9 Working With A Nuclear Reactor

Working With A Nuclear Reactor

Welcome to 7th International Conference on isotopes that was visited by representatives who came from 38 countries willing to discuss the present and the future of the isotope industry.

Today nuclear medicine is one of the most perspective industries in isotope field. Technetium is believed to be the most important isotope that enables to perform treatment and diagnostics of oncology patients at a totally new and advanced level.

Technetium-99 is obtained from Molybdenum-99. After closure of a nuclear reactor in Canada engaged in development of Molybdenum isotopes Russia has acquired a perfect chance to improve its positions in the world market of medical isotopes.

Atomic Reactor Research Institute is considered as a birth place of molybdenum-99 in Russia.

In 1960 the USSR took the lead in exploration of space and nuclear science. It is nice to see that experience and achievements of our ancestors have not sunk into oblivion but is well-preserved and developed. Department of Reactor Complex.

Modern Atomic Reactor Research Institute is equipped with 6 nuclear reactors and three more reactors are planned to be launched in the near future.

A new medical center of a nuclear and innovative cluster is at the stage of construction today. Over 40 thousand of patients a year will be able to undergo treatment at the center.

Over 5000 of people are employed in the Center, 23% of them are represented by the youth.

Let’s have a look at the most powerful nuclear reactor in the world handled by young specialists.

Some parts of the equipment can be considered as out-of-date but won’t be changed in the near future due to their high reliability.

Special containers with targets (uranium rods in aluminum coats) are placed on the bottom of the reactor filled with water for 8 meters. The targets are later bombarded by neurons. The rods will be held inside the reactor for 6 days. Molybdenum-99 is obtained during that time. Then the rods are removed, and dissolved in special solutions when uranium turns into residue and isotope of molybdenum-99 remains in the solution. That’s how the final product is obtained.


Nuclear release can take place as a result of the nuclear reaction. After the reactor is stopped it is thoroughly cleaned and washed with special deactivating powder.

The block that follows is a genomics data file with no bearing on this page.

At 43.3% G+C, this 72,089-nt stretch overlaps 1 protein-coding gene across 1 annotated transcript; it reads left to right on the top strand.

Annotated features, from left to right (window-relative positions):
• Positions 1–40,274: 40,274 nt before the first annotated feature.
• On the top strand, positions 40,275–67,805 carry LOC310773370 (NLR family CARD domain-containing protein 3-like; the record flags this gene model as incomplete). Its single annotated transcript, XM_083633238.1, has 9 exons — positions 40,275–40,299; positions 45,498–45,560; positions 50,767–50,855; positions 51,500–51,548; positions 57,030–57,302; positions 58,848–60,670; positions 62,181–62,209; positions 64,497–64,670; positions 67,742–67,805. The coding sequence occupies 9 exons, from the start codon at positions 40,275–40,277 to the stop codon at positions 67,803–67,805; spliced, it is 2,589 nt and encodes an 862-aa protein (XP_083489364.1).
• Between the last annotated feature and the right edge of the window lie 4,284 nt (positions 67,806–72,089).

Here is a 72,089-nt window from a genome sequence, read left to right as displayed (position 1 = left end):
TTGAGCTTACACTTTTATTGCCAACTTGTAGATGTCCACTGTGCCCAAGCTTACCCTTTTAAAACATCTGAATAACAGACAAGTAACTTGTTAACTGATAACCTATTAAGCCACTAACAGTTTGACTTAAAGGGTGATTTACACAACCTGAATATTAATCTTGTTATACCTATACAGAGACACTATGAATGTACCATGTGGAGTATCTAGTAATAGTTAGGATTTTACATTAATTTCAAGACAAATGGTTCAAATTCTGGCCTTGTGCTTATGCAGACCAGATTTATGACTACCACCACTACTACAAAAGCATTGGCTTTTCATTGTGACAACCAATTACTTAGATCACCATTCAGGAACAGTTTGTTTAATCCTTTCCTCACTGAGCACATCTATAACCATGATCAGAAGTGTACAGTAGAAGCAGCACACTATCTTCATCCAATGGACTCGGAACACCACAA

Round corners make cleaning easier.

Use the opportunity and have a look inside the reactor without any risk for your health!

Rods are placed inside the reactors manually or with the help of special cranes.

People and equipment who came into contact with the reactors will be checked for contamination with the help of a radiation-measuring device.

To the shelter.

Department of radionuclide sources and preparations.

That’s where the exposed rods are placed.

Molybdenum-99 is transported in special containers.

An honorable employee.

As the employees have to work under harmful conditions, they are provided with healthy food.

Location: Dimitrovograd

via  photo-discovery

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9 Responses to “Working With A Nuclear Reactor”

  1. Sean says:

    Cool. Always liked these kinds of unique facilities. Realizing it is so complex and in a few number makes me wonder what it takes to keep it going.

  2. Boritz says:

    I especially admire the squirrel house.

  3. Unknown says:

    Sweet stuff.

  4. Archy Bunker says:

    So, the squirrel turns the wheel, and makes the turbine go.

  5. marxistworker says:

    We live inside a quantum computer universe. Information gave rise to everything in this universe (all Laws and matter). We are just the products of information from a computer (yes, even the squirrel).

  6. (r)evolutionist says:

    If I was a visitor, I’d memorize that “To the Shelter” sign (language AND location).

  7. Chris says:

    Glad to see something still working and not abandoned.

    • Verto says:

      Well said ! ! ! ! !but according to “western standards” this facility is already “abandoned” 30 years ago ! ! ! ! !

  8. Jack says:

    Very impressive images, I’ve alway wanted to see the inside of an old nuclear reactor.

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